Worker well-being in the fashion industry
By Eva Sirch
The fashion industry has played a crucial part in bringing employment to some of the poorest countries in the world, yet it has exceedingly failed to significantly improve workers‘ lives. Instead, the system has actively facilitated global supply chains that foster labour exploitation, trapping most garment workers into persistent poverty. Garment workers globally – of whom about 80 per cent are women – earn very low wages, and face high levels of stress due to job insecurity and unsafe and unhealthy workplace conditions, harassment, violence, discrimination and further human rights abuses e.g. suppressing their rights to join unions and collective bargaining. Apparel brands in wealthy countries have built their highly profitable business model on low wages, underdeveloped labour and environmental laws, and lack of enforcement. Regulative development is increasing globally, pressuring apparel companies into better human rights due diligence across their supply chain. However, the well-being of garment workers can only be genuinely enhanced if the root causes of labour exploitation are being addressed and responsible practices established.
Worker well-being is related to and influenced by different economic and social factors. Wages play a crucial role in overall well-being as they ensure financial stability for the worker and their family. The payment of living wages has been seen as a critical tool by scholars and NGOs to lift people out of poverty. Therefore, living wages should cover necessities, e.g. food for the family, rent, healthcare, clothing, transportation, education, and a small amount of savings to obtain a decent basic life. However, garment workers worldwide receive primarily the statutory minimum wage, which is 45 per cent below the average living wage estimate according to calculations by „The Industry We Want“ and the „Wageindicator Foundation“. It has proven to be particularly difficult to enforce real change on the ground as brands fail to translate their living wage commitments into tangible action effectively. Thus, only 2 percent of garment workers globally receive a living wage.
The ineffectiveness of delivering living wages can be explained by the fact that brands do not address those practices that lie directly within their control that could effectively lead to better wages. Economic and social well-being are strongly influenced by the business model and brands' purchasing practices. The fashion industry represents a buyer-driven value chain in which brands hold immense power over supply chains – thus, prices and lead times. It is prevalent that suppliers have to produce large orders in short times at the price point offered by competitors. These prices are often too low as they represent the brand's target margin and not the actual cost of production, making it particularly difficult to obtain fair pricing, even less to meet wage standards. Prices are primarily negotiated beforehand without considering market inflation, mounting price pressure, and other supply chain risks, e.g. material shortages. Suppliers mainly bear the financial burden of supply chain costs and sustainability compliance mandated by the buyer, e.g. audit duplication, certifications and higher prices. Furthermore, poor purchasing practices e.g. insufficient forecasting and a resulting price or sourcing squeeze can lead to high inefficiencies and impact workers' health: increased overtime, high worker turnover and psychological pressure are highly affecting social well-being. Suppliers might also be forced to outsource parts of their production to cheaper subcontractors to meet their orders, risking their partnership and further labour rights violations.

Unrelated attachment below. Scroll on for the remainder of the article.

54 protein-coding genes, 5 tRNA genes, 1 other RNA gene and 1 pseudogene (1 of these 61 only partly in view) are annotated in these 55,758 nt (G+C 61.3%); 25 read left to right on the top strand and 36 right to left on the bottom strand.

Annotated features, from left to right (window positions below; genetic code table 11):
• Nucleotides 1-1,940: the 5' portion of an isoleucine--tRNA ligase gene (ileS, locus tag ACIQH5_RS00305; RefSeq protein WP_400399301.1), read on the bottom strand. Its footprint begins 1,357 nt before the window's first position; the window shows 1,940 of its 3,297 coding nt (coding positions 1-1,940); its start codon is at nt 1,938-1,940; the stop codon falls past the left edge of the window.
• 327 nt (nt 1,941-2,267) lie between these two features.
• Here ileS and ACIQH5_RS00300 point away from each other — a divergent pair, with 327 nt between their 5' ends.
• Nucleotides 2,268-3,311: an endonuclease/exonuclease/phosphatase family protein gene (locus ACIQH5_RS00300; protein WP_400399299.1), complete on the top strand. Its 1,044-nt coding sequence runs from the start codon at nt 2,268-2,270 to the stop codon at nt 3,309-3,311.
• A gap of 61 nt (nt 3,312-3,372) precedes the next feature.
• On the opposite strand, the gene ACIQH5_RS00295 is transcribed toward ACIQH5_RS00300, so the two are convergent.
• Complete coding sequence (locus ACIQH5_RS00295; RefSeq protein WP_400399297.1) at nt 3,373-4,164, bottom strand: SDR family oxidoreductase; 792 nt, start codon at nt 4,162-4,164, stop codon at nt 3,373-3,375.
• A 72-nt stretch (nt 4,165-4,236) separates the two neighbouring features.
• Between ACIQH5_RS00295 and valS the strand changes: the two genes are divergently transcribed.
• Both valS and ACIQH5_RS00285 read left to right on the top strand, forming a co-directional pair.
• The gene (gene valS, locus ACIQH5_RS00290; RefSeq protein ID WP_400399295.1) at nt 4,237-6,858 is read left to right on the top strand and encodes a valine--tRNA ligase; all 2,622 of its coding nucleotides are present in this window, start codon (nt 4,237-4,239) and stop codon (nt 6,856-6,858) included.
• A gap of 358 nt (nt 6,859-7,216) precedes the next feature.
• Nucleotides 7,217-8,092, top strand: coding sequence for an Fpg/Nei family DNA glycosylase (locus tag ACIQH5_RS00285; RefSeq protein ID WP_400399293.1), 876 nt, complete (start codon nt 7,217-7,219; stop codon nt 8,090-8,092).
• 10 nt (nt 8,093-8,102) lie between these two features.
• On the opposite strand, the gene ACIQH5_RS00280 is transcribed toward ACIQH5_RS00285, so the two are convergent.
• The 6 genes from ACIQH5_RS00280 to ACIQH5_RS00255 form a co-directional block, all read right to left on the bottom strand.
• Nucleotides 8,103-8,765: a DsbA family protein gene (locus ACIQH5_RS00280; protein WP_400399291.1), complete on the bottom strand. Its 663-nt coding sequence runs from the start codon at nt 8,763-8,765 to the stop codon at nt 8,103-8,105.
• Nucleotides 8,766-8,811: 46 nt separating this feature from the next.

As long as value and profit are distributed only at the top of the supply chain, achieving sustainability goals, e.g. better labour standards and living wages, will be doubtful. Research, therefore, suggests living wage benchmarks are to be built into price negotiations beforehand. A fundamental shift in purchasing practices and the business model is needed to facilitate these changes. Overall, brands must move towards true partnerships that focus on regular, predictable ordering practices, fair pricing, and shared responsibility for social and environmental sustainability to enable suppliers to invest in human capital, worker empowerment and their local community, improving overall worker well-being.
At the same time, compliance with wage and labour standards must be verified more transparently throughout the supply chain. Voluntary initiatives and their reliance on social audits have been found to be an insufficient tool that fails to detect labour and human rights violations or lead to better practices on the ground. Furthermore, social audits neglect to examine how brands and specifically their purchasing practices are involved in the violations identified. Therefore, a fundamental reform of the auditing system is needed to ensure that root causes leading to violations can be depicted and payment of living wages enforced. This is particularly crucial as human rights due diligence is increasing, otherwise legislative development can not truly enable a system that fosters economic and social well-being and sustainable development.
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